New strategy to protect Australian citrus

For fresh produce marketing in Australia and New Zealand
Matthew Jones

BY MATTHEW JONES

@matt_fruitnet

New strategy to protect Australian citrus

Ten-year programme to increase monitoring of citrus pests, including fruit fly and HLB

New strategy to protect Australian citrus

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The Australian government has launched a ten-year strategy to safeguard the country's citrus industry from pest and disease incursions.

The National Citrus Biosecurity Surveillance Strategy was unveiled in Mildura today (8 March), with A$$352,000 dedicated to the launch of the initiative.

The funding will cover the appointment of a steering committee to oversee the new programme and the recruitment of a national citrus surveillance coordinator.

"Fruit fly and other pests can ruin fruit and kill market access for our valuable citrus industries," said Australian minister for agriculture David Littleproud.

"Keeping Australia free of the bacterial disease Huanglongbing (HLB) and the insect that spreads it - Asian citrus psyllid - is a priority. Citrus canker and the nation's number one unwanted plant pest Xylella fastidiosa also pose a grave threat to our successful citrus industry."

Littleproud said the new strategy would pave the way for a nationally coordinated response to strengthening citrus surveillance by government and industry, which would be led by Plant Health Australia and Citrus Australia.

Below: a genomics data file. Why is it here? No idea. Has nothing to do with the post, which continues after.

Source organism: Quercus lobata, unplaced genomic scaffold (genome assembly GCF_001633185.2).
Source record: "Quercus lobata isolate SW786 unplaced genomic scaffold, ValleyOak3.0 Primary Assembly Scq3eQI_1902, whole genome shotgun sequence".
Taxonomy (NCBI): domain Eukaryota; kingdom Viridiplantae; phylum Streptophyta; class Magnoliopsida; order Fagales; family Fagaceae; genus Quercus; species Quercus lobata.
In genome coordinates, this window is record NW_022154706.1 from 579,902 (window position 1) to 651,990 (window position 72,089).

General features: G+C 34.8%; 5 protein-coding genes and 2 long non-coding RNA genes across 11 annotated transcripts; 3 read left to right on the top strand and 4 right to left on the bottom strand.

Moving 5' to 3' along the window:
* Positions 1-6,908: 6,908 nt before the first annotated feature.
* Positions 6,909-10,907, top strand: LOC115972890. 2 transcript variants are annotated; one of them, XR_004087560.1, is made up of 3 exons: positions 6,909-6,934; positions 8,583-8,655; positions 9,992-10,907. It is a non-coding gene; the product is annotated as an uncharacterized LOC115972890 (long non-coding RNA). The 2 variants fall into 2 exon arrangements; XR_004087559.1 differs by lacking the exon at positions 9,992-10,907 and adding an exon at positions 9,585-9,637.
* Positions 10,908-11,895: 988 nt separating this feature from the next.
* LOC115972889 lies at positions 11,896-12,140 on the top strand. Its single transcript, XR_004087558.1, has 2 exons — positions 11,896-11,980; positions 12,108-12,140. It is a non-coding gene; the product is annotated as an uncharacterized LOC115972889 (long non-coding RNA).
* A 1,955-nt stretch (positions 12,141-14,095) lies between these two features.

The value of Australian citrus exports rose to a record 260,000 tonnes in 2017, valued at A$427m. This marked an increase of 19 per cent in volume, and 31 per cent in value, from the previous year.

The Sunraysia region that surrounds Mildura is a key hub for citrus production, generating A$88m in farm gate revenue last season from a crop of around 147,000 tonnes.

Andrew Board, the federal member for the Mallee electorate, said keeping Sunraysia free of pests was essential to the local economy, jobs and livelihoods of many of this regions' blockies.

"We need to ensure the earliest possible detection of incursions to help limit their spread and minimise the disruption outbreaks can cause our growers, not to mention the costs of control," Board explained.

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